12:40 Networking tea & exhibition time
13:40 Funding qualifications: Financier TBC shares what makes a project bankable for them
13:55 Funding qualifications: Financier TBC shares what makes a project bankable for them
14:10 Pitching solar: Solar / Renewable project TBC requiring financial partnerships or straight funding
14:20 Solar testing and standardizing to support regional fundraising for bankable solar projects
What measurement and verification (M&V) protocols will we see going forward, and how might that affect the awarding of contracts, the financing of projects, and innovation of products? How much do standards affect the price of solar, and are they a continuous process evolving over time or something that becomes largely fixed, once established?
The creation of standards for the local, harsh climates, as well as local testing facilities could help the industry. Should Development Financing Institutions (DFIs) or Climate Finance Institutions (CFIs) drive standards for MEA, or should it be determined by other parties for the planning, construction and operational stages?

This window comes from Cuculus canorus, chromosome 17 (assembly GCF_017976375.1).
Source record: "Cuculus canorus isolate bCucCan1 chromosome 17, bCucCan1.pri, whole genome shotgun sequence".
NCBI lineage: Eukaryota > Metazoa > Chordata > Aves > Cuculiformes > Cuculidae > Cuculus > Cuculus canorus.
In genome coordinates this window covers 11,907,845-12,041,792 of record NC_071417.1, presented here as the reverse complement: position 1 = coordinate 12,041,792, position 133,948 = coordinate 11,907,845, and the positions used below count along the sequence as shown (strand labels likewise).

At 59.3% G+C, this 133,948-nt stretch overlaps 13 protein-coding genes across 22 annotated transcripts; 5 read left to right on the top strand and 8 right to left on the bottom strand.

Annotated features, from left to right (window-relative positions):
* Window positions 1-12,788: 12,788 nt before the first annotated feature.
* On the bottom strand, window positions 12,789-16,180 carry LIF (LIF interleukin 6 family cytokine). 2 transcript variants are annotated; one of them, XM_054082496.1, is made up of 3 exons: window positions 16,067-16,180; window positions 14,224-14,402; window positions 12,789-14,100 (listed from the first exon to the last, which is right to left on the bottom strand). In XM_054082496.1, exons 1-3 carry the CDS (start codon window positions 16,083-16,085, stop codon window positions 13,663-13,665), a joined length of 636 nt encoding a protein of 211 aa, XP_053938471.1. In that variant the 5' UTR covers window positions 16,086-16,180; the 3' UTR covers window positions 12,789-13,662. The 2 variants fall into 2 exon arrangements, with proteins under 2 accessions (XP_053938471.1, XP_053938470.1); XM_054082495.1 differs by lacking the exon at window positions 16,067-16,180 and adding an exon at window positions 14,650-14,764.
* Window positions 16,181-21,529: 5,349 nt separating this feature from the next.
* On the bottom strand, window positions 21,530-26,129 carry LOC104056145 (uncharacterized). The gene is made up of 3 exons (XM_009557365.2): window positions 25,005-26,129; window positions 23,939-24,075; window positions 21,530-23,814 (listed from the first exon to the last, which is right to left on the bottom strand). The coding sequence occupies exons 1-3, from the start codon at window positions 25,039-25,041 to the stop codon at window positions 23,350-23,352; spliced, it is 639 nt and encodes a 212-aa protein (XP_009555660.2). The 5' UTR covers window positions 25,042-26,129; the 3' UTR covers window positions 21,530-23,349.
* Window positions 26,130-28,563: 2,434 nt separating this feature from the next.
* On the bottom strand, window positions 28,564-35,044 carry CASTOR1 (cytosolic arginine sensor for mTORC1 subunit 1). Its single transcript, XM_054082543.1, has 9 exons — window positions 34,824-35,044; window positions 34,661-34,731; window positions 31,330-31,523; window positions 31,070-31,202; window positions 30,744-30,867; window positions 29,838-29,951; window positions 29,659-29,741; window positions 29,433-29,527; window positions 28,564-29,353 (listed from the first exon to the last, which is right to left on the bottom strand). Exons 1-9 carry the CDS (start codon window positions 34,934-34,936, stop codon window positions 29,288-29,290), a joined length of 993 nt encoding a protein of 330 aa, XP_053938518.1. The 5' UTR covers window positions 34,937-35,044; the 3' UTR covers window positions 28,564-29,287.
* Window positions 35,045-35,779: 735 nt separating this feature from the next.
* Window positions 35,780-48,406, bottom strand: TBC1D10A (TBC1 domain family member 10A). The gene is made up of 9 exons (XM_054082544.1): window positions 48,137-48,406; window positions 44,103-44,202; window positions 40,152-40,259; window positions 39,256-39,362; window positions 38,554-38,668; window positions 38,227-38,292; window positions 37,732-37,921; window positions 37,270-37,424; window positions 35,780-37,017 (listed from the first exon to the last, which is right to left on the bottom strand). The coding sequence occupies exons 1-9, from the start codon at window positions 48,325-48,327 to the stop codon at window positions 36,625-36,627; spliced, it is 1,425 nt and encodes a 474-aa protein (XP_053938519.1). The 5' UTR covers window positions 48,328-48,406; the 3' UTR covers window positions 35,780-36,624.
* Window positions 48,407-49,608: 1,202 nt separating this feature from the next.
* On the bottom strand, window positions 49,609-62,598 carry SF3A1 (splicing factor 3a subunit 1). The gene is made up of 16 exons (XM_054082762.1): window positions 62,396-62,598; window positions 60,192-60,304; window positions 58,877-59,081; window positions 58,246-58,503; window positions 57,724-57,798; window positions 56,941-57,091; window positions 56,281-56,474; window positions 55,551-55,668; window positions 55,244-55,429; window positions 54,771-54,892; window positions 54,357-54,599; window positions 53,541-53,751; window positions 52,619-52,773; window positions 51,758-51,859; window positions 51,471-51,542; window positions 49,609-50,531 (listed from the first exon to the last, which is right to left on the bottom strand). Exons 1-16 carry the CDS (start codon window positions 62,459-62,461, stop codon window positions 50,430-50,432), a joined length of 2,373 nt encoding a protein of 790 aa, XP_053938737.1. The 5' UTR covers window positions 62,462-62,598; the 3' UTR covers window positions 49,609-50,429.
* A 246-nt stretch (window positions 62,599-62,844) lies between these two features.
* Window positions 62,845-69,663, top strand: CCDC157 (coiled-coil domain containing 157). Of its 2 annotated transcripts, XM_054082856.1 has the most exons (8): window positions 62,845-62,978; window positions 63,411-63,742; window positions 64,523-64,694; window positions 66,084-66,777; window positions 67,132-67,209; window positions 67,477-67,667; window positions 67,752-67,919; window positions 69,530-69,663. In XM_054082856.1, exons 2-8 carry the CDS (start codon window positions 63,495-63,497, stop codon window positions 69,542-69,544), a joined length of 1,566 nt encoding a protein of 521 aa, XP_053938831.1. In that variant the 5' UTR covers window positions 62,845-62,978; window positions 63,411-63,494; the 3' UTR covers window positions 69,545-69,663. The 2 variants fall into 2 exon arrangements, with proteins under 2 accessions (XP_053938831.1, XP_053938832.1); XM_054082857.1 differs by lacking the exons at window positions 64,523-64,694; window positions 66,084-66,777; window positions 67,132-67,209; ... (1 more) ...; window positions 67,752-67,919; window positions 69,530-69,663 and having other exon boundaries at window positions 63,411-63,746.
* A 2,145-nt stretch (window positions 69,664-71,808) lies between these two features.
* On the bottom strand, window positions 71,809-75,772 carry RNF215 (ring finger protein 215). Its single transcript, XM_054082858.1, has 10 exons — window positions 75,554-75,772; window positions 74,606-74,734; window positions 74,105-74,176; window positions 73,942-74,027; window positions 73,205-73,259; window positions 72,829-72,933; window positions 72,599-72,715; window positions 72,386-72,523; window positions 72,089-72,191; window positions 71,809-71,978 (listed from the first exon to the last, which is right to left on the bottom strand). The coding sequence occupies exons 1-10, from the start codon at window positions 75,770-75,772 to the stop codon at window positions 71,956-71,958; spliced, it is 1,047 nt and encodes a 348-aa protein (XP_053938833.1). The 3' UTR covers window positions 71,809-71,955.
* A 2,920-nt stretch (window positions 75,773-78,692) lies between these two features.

Warrantees are a mainstay of the industry, though deciphering them can be difficult. Who do existing warrantees really protect, and should they change going forward?
15:00 Networking tea
15:15 Manufacturing renewables in the GCC and potential benefits to the solar business cycle
Few solar firms manufacture product locally, but that’s changing as countries such as Saudi Arabia and the United Arab Emirates lure manufacturers with strong infrastructure for global transit and low taxes. Adding an upstream element to the local solar value chain can support goals to innovate products locally. Are there other benefits and for whom?
Globally, many solar manufacturers are steeped in debt. Some analysts consider a round of consolidation among these manufacturers necessary. Meanwhile, China-made products are perhaps the cheapest in the world and can be very good quality. For all these reasons, is this the wrong time to be expanding the industry’s manufacturing base, and how would a large mergers and acquisitions trend affect local plants?
Regardless, there is the question how they can best compete globally. For companies considering launching plants in the greater region, there are staffing obligations specific to solar, ownership restrictions, and tax transparency (or lack thereof) to consider. What can African and Middle Eastern municipalities do to support this emerging base of manufacturers?
15:45 Pitching solar: Solar / Renewable project TBC requiring financial partnerships or straight funding
15:55 Pitching solar: Solar / Renewable project TBC requiring financial partnerships or straight funding
16:05 Close of The Solar Agenda 2017
This is a DRAFT agenda. The Solar Agenda takes place at Solar Middle East, which is collocated with Middle East Electricity. Attendance to the conference and the exhibitions is free of charge. For more information, to suggest speakers, or to brand your company at this event, please contact email@example.com